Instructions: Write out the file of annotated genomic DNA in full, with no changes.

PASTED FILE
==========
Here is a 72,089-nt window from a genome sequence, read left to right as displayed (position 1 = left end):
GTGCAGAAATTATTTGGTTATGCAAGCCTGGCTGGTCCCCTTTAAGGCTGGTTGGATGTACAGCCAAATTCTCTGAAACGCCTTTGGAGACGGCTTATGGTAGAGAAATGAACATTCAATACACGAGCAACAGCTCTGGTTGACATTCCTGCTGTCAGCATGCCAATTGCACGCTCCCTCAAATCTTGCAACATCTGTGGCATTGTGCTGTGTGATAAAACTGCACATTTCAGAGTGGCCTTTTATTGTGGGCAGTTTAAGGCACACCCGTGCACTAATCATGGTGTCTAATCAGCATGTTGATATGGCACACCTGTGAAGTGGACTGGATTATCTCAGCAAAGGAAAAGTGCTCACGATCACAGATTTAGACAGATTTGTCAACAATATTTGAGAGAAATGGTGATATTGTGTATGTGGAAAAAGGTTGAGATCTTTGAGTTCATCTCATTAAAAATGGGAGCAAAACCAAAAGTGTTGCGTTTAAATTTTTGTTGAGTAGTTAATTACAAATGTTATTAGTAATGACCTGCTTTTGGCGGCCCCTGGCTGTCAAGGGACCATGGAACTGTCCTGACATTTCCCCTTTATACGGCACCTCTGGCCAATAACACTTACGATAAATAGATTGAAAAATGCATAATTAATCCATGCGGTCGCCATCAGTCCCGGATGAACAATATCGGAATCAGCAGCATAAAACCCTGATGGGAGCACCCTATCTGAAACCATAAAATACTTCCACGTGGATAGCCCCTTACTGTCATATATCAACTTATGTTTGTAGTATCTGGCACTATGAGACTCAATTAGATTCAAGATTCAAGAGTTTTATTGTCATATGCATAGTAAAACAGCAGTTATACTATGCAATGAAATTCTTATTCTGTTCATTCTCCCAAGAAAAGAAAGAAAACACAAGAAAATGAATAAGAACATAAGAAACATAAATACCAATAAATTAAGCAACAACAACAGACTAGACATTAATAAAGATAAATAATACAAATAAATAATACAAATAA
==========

Here is a 72,089-nt window from a genome sequence, read left to right as displayed (position 1 = left end):
GTGCAGAAATTATTTGGTTATGCAAGCCTGGCTGGTCCCCTTTAAGGCTGGTTGGATGTACAGCCAAATTCTCTGAAACGCCTTTGGAGACGGCTTATGGTAGAGAAATGAACATTCAATACACGAGCAACAGCTCTGGTTGACATTCCTGCTGTCAGCATGCCAATTGCACGCTCCCTCAAATCTTGCAACATCTGTGGCATTGTGCTGTGTGATAAAACTGCACATTTCAGAGTGGCCTTTTATTGTGGGCAGTTTAAGGCACACCCGTGCACTAATCATGGTGTCTAATCAGCATGTTGATATGGCACACCTGTGAAGTGGACTGGATTATCTCAGCAAAGGAAAAGTGCTCACGATCACAGATTTAGACAGATTTGTCAACAATATTTGAGAGAAATGGTGATATTGTGTATGTGGAAAAAGGTTGAGATCTTTGAGTTCATCTCATTAAAAATGGGAGCAAAACCAAAAGTGTTGCGTTTAAATTTTTGTTGAGTAGTTAATTACAAATGTTATTAGTAATGACCTGCTTTTGGCGGCCCCTGGCTGTCAAGGGACCATGGAACTGTCCTGACATTTCCCCTTTATACGGCACCTCTGGCCAATAACACTTACGATAAATAGATTGAAAAATGCATAATTAATCCATGCGGTCGCCATCAGTCCCGGATGAACAATATCGGAATCAGCAGCATAAAACCCTGATGGGAGCACCCTATCTGAAACCATAAAATACTTCCACGTGGATAGCCCCTTACTGTCATATATCAACTTATGTTTGTAGTATCTGGCACTATGAGACTCAATTAGATTCAAGATTCAAGAGTTTTATTGTCATATGCATAGTAAAACAGCAGTTATACTATGCAATGAAATTCTTATTCTGTTCATTCTCCCAAGAAAAGAAAGAAAACACAAGAAAATGAATAAGAACATAAGAAACATAAATACCAATAAATTAAGCAACAACAACAGACTAGACATTAATAAAGATAAATAATACAAATAAATAATACAAATAA